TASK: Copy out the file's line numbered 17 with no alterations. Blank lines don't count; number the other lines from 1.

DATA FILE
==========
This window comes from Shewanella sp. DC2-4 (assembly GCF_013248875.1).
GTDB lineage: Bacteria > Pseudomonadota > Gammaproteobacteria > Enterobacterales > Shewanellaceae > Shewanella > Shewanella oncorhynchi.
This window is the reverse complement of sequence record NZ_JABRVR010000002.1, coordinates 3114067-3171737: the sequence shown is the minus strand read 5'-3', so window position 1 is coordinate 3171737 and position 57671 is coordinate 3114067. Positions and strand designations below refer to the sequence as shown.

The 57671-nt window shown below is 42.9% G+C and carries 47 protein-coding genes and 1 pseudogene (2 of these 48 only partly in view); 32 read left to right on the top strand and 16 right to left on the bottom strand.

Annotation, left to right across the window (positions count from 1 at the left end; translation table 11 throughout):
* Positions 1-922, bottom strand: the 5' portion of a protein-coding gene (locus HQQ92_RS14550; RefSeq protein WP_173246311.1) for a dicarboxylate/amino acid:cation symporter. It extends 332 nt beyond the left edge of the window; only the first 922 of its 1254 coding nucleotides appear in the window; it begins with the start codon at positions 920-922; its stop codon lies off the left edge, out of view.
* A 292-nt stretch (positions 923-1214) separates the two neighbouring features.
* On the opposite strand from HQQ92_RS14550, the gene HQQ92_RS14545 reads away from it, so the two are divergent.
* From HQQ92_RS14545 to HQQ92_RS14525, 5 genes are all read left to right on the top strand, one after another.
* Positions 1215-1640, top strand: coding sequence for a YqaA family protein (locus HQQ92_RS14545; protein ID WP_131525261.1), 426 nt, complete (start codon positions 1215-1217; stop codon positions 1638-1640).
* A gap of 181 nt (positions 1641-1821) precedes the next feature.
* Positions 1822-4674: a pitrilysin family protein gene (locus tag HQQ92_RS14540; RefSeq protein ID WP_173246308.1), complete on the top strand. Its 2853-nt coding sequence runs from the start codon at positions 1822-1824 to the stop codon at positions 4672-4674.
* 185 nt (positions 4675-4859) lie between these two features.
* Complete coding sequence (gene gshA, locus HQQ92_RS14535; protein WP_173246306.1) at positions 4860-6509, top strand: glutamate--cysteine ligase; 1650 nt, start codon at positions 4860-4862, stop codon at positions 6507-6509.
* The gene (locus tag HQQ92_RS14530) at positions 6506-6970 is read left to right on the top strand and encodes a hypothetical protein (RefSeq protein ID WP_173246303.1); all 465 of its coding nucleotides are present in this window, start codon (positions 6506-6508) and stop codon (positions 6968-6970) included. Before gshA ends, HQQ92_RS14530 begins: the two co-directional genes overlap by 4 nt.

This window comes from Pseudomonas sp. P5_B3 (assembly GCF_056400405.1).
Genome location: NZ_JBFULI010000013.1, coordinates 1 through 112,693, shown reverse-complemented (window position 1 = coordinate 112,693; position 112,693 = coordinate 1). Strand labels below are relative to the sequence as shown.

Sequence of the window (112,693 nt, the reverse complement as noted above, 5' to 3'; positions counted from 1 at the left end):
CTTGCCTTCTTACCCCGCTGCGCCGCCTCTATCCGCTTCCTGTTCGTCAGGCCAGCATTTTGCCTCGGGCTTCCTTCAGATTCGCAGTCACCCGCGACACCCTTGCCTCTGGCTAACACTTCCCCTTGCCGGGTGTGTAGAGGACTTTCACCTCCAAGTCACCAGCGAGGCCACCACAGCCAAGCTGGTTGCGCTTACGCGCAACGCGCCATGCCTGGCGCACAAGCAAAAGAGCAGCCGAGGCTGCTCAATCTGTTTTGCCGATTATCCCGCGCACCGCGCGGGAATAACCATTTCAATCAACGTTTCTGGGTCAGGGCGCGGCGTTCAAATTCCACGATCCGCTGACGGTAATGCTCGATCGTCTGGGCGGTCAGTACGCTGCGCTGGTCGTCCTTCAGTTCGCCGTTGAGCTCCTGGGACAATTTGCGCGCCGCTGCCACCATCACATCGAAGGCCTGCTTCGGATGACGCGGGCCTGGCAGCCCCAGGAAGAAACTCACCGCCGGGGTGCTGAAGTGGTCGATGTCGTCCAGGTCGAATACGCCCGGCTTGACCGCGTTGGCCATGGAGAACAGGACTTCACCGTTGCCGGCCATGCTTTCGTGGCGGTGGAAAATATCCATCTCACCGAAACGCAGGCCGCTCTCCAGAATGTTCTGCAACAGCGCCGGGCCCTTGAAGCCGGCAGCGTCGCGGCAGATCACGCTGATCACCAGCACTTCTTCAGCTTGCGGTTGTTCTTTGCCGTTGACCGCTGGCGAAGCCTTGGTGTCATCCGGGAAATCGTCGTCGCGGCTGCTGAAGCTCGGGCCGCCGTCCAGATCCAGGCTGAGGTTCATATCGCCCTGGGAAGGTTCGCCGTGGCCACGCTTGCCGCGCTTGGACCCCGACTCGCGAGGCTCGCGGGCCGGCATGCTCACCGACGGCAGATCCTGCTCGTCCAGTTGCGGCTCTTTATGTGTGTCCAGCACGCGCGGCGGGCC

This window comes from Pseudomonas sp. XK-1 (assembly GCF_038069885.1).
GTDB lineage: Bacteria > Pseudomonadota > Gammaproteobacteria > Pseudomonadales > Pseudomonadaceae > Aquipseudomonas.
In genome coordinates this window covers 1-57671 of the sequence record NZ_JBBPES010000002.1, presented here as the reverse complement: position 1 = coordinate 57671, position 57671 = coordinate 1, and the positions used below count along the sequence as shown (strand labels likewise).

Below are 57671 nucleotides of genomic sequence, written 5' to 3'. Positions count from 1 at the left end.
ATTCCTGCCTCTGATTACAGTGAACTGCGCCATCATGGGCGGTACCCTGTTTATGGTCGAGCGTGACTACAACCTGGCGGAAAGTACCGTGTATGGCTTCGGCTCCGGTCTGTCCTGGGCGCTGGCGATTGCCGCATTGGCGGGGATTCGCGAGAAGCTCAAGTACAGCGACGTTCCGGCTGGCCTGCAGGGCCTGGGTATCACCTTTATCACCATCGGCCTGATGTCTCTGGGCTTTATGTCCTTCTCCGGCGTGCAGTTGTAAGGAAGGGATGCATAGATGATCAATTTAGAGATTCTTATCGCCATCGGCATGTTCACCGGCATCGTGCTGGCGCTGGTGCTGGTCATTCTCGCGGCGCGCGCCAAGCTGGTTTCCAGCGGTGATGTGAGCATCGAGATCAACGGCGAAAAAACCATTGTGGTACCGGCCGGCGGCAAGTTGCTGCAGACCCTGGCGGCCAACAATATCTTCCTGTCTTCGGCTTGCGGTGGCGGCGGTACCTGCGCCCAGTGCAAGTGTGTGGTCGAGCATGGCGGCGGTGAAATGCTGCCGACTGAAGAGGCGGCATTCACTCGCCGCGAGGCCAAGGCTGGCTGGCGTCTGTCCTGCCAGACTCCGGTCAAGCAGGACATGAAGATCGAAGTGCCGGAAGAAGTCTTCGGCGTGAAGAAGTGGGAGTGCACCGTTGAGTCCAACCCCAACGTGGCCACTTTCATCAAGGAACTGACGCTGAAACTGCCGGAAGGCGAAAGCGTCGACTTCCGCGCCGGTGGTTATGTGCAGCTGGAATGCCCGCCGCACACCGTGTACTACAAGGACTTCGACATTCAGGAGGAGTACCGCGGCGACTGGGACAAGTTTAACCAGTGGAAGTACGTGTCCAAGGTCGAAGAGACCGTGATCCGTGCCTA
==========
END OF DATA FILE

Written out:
Genome location: NZ_JBFULI010000013.1, coordinates 1 through 112,693, shown reverse-complemented (window position 1 = coordinate 112,693; position 112,693 = coordinate 1). Strand labels below are relative to the sequence as shown.